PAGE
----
Growth processes are uniquely problematic for small-scale farms due to their impacts on a delicate balance of basic internal resources. Most of these resources, such as permanent labour, machinery, structures, and livestock cannot be increased incrementally in linear processes. Additionally, farms with the lowest levels of production have the most problematic task of resource realignment. Due to higher transaction costs and inconsistent quality, market partners are not eager to meet increased demand by increasing the number of suppliers. Instead, these partners ask current suppliers, such as small-scale farmers, to increase the volume of production or they threaten to replace them with larger producers. Thus, small-scale farmers often feel growth is forced upon them. However, there are examples where supply chain actors actively engage to preserve small-scale structures by developing a distinct growth strategy based on increasing the output of an entire network rather than placing the onus on single suppliers. Such novel growth accommodations may contribute to a future food system increasingly sustainable in economic, social, as well as environmental dimensions.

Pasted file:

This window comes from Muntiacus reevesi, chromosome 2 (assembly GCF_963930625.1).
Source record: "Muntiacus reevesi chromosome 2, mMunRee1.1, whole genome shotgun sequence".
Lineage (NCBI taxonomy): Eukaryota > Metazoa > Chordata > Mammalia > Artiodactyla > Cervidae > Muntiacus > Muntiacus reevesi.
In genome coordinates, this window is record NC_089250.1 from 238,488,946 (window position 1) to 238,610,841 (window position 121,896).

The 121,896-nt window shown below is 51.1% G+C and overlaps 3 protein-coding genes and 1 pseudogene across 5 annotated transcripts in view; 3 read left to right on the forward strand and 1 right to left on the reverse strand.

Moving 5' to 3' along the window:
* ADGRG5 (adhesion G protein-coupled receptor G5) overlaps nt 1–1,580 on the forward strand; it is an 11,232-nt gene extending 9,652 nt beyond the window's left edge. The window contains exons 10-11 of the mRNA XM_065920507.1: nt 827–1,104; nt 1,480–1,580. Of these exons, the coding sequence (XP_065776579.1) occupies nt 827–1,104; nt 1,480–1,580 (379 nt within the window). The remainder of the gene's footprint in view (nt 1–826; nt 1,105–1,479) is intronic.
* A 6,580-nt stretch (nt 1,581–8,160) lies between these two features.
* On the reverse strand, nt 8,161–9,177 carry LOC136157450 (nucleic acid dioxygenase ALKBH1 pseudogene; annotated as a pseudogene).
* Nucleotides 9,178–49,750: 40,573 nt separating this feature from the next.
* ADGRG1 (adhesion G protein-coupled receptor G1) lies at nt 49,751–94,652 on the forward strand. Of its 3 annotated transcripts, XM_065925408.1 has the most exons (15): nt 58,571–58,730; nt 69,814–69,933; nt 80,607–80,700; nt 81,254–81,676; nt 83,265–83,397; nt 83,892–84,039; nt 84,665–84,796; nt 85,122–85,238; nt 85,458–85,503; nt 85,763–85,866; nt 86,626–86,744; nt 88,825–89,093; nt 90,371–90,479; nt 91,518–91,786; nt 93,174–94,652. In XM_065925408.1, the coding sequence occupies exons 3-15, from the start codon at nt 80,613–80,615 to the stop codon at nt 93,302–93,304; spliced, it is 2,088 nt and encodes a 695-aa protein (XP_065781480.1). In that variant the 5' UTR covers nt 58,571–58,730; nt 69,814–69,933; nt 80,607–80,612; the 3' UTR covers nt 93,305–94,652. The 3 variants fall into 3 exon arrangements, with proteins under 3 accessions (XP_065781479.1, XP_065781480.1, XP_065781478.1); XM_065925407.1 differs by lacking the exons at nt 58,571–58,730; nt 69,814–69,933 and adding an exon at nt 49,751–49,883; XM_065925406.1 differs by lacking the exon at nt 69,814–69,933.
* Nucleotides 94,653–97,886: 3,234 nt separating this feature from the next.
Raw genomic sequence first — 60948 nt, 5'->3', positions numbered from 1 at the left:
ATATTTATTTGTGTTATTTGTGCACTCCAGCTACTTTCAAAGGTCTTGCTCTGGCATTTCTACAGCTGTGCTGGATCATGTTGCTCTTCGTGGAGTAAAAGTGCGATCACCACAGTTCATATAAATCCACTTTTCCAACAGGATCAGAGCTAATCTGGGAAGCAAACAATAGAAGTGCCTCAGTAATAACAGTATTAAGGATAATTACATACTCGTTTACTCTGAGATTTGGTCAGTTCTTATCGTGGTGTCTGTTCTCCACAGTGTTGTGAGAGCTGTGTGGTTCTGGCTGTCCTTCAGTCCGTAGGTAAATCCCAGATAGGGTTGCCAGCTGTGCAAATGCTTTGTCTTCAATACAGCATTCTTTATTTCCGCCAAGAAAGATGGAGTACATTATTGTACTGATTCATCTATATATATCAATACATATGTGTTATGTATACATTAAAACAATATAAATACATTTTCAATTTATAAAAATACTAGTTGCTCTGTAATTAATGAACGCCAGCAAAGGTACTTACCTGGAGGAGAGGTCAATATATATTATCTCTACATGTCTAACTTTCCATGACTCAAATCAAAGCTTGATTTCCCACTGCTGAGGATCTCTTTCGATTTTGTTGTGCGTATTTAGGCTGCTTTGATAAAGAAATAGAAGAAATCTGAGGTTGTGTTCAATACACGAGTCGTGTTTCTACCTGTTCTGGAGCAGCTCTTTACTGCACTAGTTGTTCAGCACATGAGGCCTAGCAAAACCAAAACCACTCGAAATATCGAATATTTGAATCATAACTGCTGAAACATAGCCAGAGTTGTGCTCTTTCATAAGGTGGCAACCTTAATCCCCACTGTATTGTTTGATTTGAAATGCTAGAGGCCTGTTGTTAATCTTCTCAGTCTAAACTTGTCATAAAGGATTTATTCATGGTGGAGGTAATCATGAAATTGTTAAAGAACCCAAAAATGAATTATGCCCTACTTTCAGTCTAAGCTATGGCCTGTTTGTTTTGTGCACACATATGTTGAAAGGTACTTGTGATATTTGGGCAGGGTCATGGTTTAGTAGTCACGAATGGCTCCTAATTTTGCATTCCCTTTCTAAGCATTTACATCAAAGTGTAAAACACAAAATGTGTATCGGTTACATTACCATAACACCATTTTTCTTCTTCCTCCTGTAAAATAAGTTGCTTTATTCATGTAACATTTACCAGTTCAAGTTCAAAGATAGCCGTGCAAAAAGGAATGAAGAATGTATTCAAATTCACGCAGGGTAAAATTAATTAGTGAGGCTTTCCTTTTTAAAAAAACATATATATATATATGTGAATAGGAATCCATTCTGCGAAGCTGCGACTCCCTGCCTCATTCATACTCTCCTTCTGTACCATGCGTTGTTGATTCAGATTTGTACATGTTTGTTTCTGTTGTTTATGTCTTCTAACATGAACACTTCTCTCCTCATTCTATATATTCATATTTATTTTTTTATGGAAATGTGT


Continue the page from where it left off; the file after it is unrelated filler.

This article uses the case of the cooperative Bioalpin, located in Tyrol, Austria, to examine how such regional networks may be constructed successfully. Bioalpin sells a full range of organically grown mountain products under their own brand, mainly via a family-owned regional supermarket chain. Bioalpin has grown substantially while concurrently supporting small-scale regional production and processing structures. We use the theoretical concept of netchain analysis to explore the organizational structure and the mechanisms of horizontal and vertical coordination in this values-based supply chain. The results of our analysis may shed light on the obstacles or complications associated with a focus on network growth, versus the growth of individual units.